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  Article Image gallery (18) 86G-10 Specifications  
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Country of origin:Great Britain
Produced in:1986
Internal name:86G
Author:Wouter Melissen
Last updated:June 24, 2021
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Click here to download printer friendly versionMarch was one of the first manufacturers to build customer cars to the new-for-1981 GTP regulations. While the initial customer in 1981 was BMW, most cars built between 1982 and 1985 were sold to privateer racers. These were all an evolution of the same design but for 1986, March created a new racer that was substantially different. Known internally as the 86G, it was built on the behest of BMW and Nissan, who intended to compete with the car in the IMSA GTP and Group C categories respectively.

Designed by Gordon Coppuck, it featured a narrower, stronger aluminium monocoque. Chassis rigidity was improved by substituting much of the sheet aluminium with panels that featured a honeycomb core. The narrower chassis allowed for the radiators to be moved from the nose of the car to the flanks. It also boasted revised suspension that was derived from the March Indy cars and included magnesium uprights and rocker-arm actuated rear springs. For each application, a subtly different body was created that was wider and lower than the previous March designs. Compared to the 85G, the 86G was around 100 kg lighter.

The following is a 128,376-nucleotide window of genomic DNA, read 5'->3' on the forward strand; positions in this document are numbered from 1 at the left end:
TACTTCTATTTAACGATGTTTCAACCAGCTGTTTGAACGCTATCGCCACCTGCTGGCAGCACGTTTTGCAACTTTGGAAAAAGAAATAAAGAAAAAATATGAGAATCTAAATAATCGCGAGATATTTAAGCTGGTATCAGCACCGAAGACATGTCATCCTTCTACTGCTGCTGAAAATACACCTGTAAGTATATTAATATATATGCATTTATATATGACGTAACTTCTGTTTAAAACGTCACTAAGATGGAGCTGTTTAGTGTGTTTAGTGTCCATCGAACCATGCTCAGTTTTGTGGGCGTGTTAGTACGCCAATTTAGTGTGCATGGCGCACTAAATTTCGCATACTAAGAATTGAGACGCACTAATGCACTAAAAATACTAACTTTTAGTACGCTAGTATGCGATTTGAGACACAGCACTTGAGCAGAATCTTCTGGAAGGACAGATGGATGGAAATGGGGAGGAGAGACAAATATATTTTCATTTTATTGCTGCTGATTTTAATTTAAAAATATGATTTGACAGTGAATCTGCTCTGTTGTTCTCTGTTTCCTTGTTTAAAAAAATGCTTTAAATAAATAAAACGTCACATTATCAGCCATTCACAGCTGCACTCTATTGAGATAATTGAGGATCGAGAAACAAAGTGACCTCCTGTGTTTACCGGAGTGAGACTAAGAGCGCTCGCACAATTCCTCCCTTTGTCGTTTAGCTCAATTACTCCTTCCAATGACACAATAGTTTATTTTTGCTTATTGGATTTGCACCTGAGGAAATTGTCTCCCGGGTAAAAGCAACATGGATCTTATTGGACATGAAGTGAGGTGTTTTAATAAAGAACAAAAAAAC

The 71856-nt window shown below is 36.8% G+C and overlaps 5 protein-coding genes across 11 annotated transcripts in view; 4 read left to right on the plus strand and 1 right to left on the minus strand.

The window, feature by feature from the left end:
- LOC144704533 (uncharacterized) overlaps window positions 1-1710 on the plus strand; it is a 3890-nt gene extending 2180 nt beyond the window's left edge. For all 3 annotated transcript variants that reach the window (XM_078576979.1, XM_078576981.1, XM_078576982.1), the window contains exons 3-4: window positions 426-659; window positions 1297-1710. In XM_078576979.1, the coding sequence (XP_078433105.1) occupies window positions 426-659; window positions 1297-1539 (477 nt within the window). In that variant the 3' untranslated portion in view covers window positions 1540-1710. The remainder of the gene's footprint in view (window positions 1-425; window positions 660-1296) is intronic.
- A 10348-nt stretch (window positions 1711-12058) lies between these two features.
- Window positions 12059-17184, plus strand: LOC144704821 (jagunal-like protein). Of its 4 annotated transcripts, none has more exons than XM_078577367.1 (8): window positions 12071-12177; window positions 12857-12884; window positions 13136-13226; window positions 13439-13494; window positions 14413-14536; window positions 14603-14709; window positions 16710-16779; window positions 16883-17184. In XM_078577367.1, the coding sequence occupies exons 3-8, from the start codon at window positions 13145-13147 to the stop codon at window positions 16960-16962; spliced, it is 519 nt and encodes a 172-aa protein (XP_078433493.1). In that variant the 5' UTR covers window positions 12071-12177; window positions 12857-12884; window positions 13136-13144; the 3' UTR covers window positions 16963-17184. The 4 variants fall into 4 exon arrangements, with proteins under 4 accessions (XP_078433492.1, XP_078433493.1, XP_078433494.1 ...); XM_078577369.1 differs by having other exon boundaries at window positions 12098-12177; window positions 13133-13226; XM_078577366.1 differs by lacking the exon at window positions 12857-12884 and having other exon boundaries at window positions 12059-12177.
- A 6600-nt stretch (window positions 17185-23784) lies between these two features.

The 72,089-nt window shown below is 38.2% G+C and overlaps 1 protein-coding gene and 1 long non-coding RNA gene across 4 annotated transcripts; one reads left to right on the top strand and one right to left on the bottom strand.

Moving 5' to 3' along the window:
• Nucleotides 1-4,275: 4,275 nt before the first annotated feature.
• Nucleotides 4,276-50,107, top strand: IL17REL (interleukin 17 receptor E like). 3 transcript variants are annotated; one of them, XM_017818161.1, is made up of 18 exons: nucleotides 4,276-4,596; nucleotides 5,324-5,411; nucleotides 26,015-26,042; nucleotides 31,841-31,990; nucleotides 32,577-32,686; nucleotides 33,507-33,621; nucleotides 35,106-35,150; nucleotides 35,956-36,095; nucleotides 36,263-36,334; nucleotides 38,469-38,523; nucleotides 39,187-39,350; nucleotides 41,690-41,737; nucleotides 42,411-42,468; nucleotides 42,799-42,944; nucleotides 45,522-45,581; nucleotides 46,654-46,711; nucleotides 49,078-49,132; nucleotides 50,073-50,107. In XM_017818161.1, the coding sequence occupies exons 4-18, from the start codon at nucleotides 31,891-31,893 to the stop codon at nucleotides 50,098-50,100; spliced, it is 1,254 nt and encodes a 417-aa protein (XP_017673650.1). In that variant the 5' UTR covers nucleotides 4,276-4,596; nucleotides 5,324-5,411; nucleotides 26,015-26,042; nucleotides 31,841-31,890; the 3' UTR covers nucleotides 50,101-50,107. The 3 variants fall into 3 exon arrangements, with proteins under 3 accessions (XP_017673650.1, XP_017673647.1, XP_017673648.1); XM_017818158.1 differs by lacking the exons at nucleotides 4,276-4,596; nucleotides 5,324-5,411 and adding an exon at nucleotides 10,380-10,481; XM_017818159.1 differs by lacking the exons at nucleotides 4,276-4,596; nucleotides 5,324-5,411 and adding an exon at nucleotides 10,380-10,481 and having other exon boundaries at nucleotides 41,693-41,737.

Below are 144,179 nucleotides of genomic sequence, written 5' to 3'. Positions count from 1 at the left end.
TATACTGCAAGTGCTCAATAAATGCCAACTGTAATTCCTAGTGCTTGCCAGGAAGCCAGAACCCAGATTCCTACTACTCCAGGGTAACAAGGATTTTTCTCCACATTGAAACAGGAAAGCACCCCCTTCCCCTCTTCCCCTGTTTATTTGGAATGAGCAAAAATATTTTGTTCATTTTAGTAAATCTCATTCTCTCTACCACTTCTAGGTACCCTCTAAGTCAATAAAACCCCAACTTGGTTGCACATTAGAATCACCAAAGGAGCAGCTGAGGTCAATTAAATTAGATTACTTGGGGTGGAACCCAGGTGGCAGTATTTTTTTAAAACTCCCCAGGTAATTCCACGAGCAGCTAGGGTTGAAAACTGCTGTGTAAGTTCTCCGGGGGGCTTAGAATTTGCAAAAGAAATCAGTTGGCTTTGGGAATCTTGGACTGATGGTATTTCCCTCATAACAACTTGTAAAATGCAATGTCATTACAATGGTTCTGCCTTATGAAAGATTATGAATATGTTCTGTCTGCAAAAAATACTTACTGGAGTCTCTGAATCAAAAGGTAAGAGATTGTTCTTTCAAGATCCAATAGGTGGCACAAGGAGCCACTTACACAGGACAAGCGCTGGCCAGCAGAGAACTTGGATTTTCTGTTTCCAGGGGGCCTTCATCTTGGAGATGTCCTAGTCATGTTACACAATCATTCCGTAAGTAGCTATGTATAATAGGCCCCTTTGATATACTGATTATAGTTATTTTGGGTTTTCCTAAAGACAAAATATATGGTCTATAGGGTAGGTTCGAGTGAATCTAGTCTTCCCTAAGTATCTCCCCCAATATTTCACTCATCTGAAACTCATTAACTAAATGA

Ahead of the 1986 season, BMW of North America received the first four 86G chassis produced. Once Stateside, the chassis were fitted with a BMW four-cylinder engine that was derived from the successful Formula 1 engines. Developed by McLaren North America, the type M12/14 unit featured the same cast-iron block but with a longer stroke to increase the displacement from 1.5- to 2.0-litres. Equipped with a Garrett AiResearch turbocharger, the relatively small engine produced an impressive 800 bhp at maximum boost. The engine was mated to a March-sourced, five-speed gearbox.

Testing commenced late in 1985 and quickly a major problem emerged. The rear bodywork was prone to catch fire. This was determined to be caused by the bodywork sagging on the hot exhaust at high speeds. By the time, the issue was solved, it was already too late for the cars to take part in the blue ribband Daytona 24 Hours. It was a setback that the BMW North America team struggled all year to rectify. Despite changes made to fix the initial issues, a 'BMW bonfire' became a familiar phrase at IMSA races. The BMW GTPs were quick, which was illustrated by John Andretti and Davy Jones at Watkins Glen where they won from pole position.

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  Article Image gallery (18) 86G-10 Specifications